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Is the NLRB Returning to the Traditional Interpretation of Spruce-up?

By: Terry Kilroy

When purchasing a business, the buyer often desires to set new terms of employment to more efficiently and profitably operate the new enterprise.  However, if the seller’s employees are members of a bargaining unit, the buyer must -- if planning on hiring all the seller’s union employees -- clearly advise employees of their new terms and conditions of employment, or the buyer will be unable to make any changes to same without first bargaining with the union. 

Traditionally, as enunciated in Spruce-Up Corp., 209 NLRB 194 (1974), a new employer need only bargain with the union prior to setting wages, benefits and conditions of employment for the buyer’s new employees where it was “perfectly clear that the new employer plans to retain all of the employees in the (bargaining) unit.”  Spruce-Up further held the perfectly clear bargaining obligation “should be restricted to circumstances in which the new employer has … misled employees into believing they would all be retained without change in their wages, hours or conditions of employment, or … failed to clearly announce its intent to establish a new set of conditions prior to inviting employees to accept employment.”  Thus, Spruce-Up, and most all subsequent cases, restricted application of the buyer’s bargaining obligation to when: (1) all former bargaining unit employees were hired; and (2) the former bargaining unit employees accepted employment believing the terms of their prior collective bargaining agreement applied.  Application of Spruce-Up has, however, been restricted in recent years.  That may be about to change.

During President Obama’s administration, the NLRB took a restrictive view of Spruce-Up and found “perfectly clear” status (and a bargaining obligation) when a “successor (employer) expressed an intent to retain the predecessor’s employees without making it clear that employment will be conditioned on the acceptance of new terms.”  Thus, if the new employer indicated an “intent to retain” all current employees (or if the seller indicated the purchaser’s intent to retain all employees) without mentioning the new terms and conditions of employment, the new employer was obligated to bargain with the union over changes to terms and conditions of employment.  Former NLRB Chairman Miscimarra argued such an interpretation of Spruce-Up made successorship law a “legal trap” for new employers.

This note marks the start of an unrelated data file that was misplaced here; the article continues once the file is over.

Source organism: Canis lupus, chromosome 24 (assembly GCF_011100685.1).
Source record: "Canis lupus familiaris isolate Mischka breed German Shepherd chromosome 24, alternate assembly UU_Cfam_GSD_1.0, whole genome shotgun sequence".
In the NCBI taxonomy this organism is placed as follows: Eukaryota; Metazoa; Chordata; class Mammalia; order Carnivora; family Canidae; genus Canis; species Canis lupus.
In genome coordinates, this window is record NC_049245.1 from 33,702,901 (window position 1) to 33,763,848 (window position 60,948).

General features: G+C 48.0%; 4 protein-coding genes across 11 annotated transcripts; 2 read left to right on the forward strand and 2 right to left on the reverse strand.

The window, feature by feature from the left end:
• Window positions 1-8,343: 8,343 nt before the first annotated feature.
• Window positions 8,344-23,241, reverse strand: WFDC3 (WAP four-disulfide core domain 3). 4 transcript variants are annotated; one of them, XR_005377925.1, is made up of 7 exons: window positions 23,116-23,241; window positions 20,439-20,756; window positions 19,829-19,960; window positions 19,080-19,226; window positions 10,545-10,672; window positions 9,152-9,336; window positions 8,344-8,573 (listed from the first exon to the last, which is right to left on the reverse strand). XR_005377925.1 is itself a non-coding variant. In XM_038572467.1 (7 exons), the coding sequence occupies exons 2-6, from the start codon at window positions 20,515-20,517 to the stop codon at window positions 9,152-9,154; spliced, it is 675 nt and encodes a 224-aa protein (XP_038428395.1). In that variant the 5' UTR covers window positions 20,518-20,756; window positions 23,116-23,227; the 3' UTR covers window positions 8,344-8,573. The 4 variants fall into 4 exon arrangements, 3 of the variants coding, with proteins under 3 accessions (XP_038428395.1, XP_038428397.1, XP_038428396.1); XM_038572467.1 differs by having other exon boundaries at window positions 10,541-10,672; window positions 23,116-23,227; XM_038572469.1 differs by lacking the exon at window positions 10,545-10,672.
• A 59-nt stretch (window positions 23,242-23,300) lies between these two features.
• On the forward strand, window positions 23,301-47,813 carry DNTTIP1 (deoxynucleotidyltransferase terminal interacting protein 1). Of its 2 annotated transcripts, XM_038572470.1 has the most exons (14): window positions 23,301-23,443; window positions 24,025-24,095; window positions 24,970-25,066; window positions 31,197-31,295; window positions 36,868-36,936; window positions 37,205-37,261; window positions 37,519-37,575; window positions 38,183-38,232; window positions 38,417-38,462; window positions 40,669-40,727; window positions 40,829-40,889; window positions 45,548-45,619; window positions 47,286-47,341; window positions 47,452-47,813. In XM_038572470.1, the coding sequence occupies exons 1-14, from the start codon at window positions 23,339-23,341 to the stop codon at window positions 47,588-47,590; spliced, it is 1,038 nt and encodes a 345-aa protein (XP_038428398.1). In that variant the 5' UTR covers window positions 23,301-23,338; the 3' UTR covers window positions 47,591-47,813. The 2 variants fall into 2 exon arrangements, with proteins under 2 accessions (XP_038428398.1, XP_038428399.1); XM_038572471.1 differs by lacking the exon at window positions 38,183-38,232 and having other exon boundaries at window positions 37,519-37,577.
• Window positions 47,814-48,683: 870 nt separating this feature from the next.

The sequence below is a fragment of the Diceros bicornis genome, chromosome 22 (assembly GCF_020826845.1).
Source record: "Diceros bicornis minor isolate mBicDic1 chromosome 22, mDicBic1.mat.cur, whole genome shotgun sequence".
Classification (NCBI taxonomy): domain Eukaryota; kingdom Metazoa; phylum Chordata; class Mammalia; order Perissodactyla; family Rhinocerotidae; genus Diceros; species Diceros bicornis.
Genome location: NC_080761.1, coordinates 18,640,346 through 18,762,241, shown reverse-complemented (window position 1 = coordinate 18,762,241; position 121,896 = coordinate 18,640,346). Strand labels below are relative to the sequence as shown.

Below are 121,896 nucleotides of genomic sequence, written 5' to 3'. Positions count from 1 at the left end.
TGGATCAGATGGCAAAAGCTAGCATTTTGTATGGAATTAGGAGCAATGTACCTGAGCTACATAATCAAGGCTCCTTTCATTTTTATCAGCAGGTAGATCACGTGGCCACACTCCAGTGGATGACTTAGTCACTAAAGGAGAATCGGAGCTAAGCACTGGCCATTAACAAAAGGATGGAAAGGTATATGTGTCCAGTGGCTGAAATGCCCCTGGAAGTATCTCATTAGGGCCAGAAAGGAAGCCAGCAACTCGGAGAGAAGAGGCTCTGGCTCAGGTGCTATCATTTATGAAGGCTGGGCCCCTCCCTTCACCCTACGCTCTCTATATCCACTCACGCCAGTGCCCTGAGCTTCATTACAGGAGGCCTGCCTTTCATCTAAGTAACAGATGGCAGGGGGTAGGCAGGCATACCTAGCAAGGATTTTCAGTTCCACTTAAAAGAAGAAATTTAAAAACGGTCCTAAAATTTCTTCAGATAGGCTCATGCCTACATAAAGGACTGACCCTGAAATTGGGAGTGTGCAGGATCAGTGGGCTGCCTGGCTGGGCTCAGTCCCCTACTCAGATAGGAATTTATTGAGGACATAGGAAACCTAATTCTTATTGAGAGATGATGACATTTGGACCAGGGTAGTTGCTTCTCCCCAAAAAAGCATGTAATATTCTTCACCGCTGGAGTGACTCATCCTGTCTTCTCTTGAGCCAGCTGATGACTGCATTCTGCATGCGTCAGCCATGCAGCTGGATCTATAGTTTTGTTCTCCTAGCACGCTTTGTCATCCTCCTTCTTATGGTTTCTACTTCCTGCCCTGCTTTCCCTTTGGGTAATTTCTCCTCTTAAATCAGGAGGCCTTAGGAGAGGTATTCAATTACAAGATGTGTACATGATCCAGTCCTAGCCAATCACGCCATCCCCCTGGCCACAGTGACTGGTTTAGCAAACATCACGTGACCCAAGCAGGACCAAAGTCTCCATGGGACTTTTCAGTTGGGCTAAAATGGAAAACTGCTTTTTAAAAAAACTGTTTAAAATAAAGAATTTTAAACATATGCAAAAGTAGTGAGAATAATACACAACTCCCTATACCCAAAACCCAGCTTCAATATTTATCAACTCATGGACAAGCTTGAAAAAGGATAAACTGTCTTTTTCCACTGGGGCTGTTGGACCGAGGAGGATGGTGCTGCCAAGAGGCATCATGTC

In two very recent decisions, new NLRB Chairman Marvin Kaplan urged the Board to adopt the traditional view of Spruce-Up and overrule the Obama Board’s interpretation of same.  See First Student Inc., a Division of First Group America, 366 NLRB No. 13 (February 6, 2018) and Walden Security, Inc., 366 NLRB No. 44 (March 23, 2018).  In Chairman Kaplan’s view, application of the “intent to retain” standard is inconsistent with Spruce-Up and U.S. Supreme Court precedent.  Moreover, in Walden, new Member William Emanuel expressed that he is “open” to a re-examination of the Board’s recent Spruce-Up cases using the “intent to retain” standard.

With the Senate expected to confirm Republican nominee John Ring to the Board the week of April 9, there appears to be a likely new (3-2) majority at the Board who are primed to “re-examine” the Obama Board’s interpretation of Spruce-Up, likely in order to nix the “intent to retain” standard.  However, pending any re-examination and return to the earlier Spruce-Up standards, employers acquiring new businesses with bargaining units that wish to implement new terms of employment should cautiously comment on plans for the new workforce -- and only commit to hiring all workers – after making it very clear that new terms and conditions of employment will apply to new hires.